MyDoom.C Slams Into

By Dennis Fisher  |  Posted 2004-02-09 Print this article Print

UPDATED: A stripped-down version of the MyDoom worm, a k a Doomjuice, on Monday spread through network backdoor and attacked Microsoft's Web site.

A new version of the MyDoom worm appears to be circulating on the Internet and may be responsible for some disruptions to Microsoft Corp.s Web site Sunday night and Monday morning, researchers said. When its executed, the new variant, called MyDoom.C, or Doomjuice, begins scanning for machines listening on TCP port 3127. When it finds available PCs, it copies itself to the new machines Windows directory under the file name "intrenat.exe" and also creates a file named "sync-src-1.00.tbz" in several locations. But unlike the two previous versions of MyDoom, this third variant does not spread via e-mail, nor does it install a backdoor on infected machines or have a kill date, according to an analysis done by Ken Dunham, malicious code manager for iDefense Inc., based in Reston, Va. The worms code is not encrypted, but it contains all of the source code for MyDoom.A.
The new worms infection procedure may limit its spread, experts said. MyDoom.C spreads by scanning for machines that are already infected with one of the other variants of the worm. So the possibility of spreading widely in the enterprise is mitigated by the fact that most companies affected by one of the other worms likely already has cleaned up those PCs. Also, administrators can trump the new variant by blocking Port 3127 at the firewall.
"The risk presented by Mydoom.C needs to be tempered with the fact it is easily foiled by protection available from as early as two weeks ago. The fact the worm preys on existing Mydoom infected computers is much like a flock of vultures circling around an unfortunate soul about to succumb to the elements in that it is picking through scraps," said Ian Hameroff, eTrust security strategist at Computer Associates International Inc. of Islandia, N.Y. "A better takeaway from this low-risk threat, is that computer users cannot treat the risk from malware as an episodic situation based on a specific virus event," Hameroff continued. "Instead, they need to treat the cause, be it social engineering or outdated virus definition updates, not an individual flare-up." However, iDefense was pessimistic on the outlook for controlling MyDoom.C. Company officials said, "Mydoom.C has the potential of spreading to 500,000 or more computers easily in the first week, hijacking Mydoom.A infected computers."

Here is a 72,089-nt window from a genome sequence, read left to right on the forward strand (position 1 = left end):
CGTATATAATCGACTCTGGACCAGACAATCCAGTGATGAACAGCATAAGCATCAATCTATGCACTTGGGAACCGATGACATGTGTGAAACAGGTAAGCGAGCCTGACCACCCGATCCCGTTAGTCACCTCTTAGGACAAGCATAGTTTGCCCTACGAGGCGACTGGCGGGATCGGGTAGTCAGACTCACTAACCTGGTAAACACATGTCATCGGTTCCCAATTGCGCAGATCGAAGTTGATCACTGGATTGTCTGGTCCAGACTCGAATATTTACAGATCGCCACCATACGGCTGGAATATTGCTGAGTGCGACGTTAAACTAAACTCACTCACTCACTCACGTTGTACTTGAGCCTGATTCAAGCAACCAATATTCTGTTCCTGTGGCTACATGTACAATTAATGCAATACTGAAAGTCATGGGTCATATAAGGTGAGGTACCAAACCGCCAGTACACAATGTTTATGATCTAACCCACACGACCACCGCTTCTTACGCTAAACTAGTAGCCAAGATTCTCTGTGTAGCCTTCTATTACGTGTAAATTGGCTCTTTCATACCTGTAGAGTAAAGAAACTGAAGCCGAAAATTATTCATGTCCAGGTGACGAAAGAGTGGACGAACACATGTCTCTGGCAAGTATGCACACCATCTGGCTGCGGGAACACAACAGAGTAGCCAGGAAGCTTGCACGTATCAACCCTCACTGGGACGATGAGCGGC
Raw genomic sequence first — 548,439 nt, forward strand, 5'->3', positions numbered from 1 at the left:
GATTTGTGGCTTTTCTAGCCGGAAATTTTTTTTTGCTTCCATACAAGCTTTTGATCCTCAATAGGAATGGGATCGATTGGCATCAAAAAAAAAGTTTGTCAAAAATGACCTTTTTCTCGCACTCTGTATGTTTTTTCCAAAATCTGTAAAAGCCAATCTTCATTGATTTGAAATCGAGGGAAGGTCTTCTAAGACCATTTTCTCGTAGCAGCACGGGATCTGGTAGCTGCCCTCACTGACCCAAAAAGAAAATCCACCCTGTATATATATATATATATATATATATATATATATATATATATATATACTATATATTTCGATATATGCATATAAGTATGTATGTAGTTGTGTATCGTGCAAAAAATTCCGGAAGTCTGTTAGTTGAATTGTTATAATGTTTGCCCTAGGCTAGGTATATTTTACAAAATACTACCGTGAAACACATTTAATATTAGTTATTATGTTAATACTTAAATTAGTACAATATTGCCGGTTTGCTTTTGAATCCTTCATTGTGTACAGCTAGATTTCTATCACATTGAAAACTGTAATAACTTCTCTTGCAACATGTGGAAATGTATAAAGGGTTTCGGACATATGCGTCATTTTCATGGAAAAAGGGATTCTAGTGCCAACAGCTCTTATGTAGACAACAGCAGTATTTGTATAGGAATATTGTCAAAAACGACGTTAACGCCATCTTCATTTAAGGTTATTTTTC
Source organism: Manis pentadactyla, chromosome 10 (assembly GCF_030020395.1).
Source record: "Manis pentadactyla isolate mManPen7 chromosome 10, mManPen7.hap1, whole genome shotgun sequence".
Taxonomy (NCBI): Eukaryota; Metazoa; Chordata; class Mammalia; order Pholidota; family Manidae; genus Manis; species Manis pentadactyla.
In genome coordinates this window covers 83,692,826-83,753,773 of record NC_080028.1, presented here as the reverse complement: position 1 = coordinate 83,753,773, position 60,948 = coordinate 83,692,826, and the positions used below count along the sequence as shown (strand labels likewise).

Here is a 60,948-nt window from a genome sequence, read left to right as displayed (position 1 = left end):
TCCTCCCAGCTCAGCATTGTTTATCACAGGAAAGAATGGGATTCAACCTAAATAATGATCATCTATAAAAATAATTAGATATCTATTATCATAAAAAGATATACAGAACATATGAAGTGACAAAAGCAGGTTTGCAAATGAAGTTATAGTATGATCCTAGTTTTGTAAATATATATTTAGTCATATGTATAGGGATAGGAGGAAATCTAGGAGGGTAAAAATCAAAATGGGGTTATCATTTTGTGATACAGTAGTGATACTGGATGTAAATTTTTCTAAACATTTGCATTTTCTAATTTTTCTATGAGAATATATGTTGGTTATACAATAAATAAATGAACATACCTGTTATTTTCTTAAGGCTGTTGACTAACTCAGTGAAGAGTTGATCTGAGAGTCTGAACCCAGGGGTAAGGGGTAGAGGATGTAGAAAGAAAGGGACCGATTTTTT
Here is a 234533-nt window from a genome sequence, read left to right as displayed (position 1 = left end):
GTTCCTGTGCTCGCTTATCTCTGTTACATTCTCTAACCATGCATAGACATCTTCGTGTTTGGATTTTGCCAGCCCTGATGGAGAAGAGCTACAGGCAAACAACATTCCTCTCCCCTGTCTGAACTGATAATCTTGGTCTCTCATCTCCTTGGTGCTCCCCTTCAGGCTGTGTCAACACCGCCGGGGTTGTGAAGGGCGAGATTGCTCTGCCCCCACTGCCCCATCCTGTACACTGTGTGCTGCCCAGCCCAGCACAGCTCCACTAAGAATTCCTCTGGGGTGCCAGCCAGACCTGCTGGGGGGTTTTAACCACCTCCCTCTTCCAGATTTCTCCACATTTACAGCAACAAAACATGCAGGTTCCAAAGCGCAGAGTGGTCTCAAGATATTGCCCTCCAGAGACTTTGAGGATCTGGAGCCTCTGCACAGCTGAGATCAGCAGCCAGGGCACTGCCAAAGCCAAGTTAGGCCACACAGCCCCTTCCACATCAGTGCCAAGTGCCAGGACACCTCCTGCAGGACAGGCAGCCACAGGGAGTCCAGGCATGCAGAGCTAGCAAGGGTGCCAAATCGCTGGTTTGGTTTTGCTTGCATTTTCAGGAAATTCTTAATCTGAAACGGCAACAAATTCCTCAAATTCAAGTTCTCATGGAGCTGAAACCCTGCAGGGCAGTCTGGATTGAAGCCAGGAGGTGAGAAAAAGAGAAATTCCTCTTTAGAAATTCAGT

MyDoom.C does have the ability to launch a denial-of-service attack against Microsofts main Web site, which experienced some severe performance problems overnight Sunday and again Monday morning, according to data compiled by Netcraft Ltd. If the worm is started between Feb. 8 and Feb. 12, it starts a thread that sleeps for a random amount of time and then spawns 80 threads that begin requesting pages from at once. MyDoom.C does not try to attack The SCO Groups Web site, however, as the two previous versions did. A Microsoft spokesman said Monday that any performance problems on the companys site are likely related to countermeasures the company took to evade the MyDoom.B DDoS attack and not an attack from machines infected with the latest variant."

Additional reporting by Security Topic Center Editor Larry Seltzer Editors Note: This story was updated to include new information on the action of the worm and comments from security experts. Discuss This in the eWEEK Forum


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